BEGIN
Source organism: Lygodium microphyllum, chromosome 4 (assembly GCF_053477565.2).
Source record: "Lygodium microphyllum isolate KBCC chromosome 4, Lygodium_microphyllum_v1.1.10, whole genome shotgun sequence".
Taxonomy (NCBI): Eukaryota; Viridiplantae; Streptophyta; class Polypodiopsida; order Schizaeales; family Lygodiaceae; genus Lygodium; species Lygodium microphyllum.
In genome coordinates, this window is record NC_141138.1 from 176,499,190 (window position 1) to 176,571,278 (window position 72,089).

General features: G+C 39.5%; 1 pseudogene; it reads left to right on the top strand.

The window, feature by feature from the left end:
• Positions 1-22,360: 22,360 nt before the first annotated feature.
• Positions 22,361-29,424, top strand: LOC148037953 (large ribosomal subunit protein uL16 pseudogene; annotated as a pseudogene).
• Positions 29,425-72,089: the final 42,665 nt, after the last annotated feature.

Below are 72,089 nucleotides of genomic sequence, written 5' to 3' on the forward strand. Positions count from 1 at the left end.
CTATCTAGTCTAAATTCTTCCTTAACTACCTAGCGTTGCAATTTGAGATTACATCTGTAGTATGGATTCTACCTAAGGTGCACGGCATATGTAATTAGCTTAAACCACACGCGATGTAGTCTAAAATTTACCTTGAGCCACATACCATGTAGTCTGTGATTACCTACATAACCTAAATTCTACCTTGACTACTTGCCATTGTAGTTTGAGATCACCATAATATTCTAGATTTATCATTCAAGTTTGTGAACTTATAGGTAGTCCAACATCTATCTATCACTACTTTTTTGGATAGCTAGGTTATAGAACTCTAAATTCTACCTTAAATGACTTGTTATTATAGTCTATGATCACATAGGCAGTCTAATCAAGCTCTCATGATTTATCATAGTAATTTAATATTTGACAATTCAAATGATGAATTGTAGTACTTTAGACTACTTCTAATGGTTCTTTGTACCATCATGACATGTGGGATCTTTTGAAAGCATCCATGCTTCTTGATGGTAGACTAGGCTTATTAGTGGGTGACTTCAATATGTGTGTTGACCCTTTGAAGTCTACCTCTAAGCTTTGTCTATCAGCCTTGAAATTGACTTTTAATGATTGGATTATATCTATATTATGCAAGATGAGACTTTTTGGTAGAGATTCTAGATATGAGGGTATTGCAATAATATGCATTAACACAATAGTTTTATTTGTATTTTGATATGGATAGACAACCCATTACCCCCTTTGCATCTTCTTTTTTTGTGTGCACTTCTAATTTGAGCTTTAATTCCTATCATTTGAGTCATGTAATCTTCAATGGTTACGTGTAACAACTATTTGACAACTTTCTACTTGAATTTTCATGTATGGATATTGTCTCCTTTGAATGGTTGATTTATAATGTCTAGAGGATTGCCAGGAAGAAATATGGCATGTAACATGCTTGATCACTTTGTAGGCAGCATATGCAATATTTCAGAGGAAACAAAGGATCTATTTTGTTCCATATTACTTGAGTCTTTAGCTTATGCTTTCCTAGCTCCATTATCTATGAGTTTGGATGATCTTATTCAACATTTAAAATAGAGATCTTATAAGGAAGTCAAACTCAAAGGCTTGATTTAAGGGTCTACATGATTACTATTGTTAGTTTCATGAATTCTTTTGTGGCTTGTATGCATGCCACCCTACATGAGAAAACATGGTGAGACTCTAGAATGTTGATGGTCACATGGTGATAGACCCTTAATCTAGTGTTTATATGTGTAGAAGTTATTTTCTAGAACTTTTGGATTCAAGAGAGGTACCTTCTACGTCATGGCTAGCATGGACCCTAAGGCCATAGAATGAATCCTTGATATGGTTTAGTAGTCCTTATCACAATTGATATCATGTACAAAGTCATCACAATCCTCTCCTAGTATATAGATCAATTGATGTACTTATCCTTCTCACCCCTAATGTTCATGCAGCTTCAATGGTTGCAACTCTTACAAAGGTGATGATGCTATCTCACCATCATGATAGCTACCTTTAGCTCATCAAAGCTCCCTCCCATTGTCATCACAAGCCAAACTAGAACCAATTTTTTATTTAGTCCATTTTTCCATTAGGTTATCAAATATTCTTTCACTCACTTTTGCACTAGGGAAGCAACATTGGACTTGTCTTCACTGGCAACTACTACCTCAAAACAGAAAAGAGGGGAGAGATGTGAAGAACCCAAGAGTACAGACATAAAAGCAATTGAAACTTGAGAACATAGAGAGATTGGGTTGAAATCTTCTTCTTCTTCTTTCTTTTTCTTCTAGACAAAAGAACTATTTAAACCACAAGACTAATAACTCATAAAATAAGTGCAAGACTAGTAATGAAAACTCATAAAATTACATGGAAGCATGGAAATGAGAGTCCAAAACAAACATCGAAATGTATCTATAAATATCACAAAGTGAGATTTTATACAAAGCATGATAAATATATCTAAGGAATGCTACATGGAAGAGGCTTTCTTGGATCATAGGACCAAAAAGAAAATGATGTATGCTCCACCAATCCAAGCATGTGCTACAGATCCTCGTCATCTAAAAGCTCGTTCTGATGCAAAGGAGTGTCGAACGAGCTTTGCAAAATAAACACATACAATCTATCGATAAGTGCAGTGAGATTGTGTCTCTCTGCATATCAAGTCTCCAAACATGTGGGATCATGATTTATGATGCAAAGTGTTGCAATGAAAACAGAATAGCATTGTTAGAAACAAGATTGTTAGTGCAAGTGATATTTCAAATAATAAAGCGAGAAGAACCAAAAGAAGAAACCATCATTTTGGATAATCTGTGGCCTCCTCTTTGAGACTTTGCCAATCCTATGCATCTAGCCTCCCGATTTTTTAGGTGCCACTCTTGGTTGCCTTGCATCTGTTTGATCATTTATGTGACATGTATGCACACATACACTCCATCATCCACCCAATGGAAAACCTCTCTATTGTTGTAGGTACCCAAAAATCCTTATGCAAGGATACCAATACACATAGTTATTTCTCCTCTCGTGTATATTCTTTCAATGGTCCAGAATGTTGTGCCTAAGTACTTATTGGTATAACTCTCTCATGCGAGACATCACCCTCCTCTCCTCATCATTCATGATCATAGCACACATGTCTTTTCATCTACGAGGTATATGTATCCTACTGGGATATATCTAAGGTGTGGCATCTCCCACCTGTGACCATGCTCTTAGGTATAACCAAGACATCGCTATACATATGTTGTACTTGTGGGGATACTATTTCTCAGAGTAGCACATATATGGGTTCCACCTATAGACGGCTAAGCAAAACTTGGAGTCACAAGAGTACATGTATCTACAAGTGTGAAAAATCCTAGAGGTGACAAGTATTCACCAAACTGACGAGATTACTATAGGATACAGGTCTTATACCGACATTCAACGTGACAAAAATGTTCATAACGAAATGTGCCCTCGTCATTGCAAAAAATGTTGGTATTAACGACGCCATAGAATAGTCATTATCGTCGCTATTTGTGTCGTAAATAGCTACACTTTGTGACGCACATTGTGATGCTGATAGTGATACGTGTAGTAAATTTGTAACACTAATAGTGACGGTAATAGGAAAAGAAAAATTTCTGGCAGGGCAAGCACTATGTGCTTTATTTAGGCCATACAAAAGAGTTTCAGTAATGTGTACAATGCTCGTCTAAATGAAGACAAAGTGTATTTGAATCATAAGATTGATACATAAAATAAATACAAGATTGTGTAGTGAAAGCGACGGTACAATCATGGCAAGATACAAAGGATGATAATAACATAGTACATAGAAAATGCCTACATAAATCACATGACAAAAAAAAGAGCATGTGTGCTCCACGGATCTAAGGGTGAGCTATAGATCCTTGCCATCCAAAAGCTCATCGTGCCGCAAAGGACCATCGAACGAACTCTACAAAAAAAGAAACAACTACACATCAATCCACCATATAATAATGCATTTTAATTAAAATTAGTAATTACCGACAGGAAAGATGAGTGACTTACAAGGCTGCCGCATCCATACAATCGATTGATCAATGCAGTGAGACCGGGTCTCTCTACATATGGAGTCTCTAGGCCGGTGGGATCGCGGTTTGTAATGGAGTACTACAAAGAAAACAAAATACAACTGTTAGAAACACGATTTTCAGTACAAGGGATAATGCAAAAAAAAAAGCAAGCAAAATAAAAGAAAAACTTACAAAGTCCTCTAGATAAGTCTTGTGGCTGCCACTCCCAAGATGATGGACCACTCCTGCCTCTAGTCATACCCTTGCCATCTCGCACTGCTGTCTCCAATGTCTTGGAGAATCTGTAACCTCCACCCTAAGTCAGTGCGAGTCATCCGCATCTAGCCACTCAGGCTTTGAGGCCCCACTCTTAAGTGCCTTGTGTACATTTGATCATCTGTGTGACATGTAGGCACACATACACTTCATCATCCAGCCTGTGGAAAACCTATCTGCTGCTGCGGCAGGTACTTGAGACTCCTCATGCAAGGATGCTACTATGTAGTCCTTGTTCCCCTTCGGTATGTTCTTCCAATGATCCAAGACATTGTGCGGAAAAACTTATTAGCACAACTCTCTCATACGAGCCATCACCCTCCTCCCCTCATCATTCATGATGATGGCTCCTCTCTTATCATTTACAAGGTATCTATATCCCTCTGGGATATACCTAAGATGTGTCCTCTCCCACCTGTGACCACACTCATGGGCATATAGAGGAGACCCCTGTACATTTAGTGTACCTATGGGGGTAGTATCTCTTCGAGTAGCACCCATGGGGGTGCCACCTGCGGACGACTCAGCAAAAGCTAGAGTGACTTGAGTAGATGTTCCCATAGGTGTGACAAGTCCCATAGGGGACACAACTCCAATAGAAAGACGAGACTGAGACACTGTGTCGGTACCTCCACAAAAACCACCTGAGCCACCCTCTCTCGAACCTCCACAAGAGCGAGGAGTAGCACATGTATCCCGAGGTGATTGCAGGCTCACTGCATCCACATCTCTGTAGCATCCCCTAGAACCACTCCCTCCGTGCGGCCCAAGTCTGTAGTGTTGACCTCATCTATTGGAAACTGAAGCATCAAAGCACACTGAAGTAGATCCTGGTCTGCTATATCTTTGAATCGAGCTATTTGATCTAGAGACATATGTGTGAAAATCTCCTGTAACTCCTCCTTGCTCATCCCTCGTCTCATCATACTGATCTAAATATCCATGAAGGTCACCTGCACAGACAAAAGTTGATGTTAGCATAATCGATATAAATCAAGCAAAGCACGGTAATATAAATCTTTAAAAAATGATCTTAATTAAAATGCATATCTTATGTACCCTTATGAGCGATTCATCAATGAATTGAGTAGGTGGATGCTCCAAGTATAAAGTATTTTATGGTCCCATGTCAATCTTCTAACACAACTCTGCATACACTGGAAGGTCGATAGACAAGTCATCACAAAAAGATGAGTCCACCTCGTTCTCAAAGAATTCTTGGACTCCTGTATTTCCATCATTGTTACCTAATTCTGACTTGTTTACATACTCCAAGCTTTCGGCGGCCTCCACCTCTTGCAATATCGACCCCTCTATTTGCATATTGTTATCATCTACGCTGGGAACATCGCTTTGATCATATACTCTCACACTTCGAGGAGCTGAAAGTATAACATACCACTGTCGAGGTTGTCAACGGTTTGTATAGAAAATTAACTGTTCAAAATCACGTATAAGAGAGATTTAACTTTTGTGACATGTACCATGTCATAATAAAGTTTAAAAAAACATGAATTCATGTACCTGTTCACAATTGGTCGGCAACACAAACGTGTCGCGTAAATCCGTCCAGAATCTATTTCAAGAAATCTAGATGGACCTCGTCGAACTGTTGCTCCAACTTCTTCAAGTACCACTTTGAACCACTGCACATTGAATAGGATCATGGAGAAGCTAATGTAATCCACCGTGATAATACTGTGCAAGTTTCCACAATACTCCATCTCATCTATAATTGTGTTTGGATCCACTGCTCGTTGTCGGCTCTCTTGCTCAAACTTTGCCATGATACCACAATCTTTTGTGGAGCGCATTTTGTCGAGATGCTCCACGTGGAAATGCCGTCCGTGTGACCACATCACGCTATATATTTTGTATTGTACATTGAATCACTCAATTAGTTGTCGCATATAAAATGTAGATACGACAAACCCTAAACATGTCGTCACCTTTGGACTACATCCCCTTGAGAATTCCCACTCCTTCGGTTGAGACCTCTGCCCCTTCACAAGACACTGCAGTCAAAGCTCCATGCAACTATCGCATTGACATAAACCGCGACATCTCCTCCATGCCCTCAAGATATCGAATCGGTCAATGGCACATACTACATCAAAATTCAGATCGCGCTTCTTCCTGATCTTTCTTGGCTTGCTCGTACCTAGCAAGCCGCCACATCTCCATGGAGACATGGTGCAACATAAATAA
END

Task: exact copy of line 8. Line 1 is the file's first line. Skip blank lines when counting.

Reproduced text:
• Positions 22,361-29,424, top strand: LOC148037953 (large ribosomal subunit protein uL16 pseudogene; annotated as a pseudogene).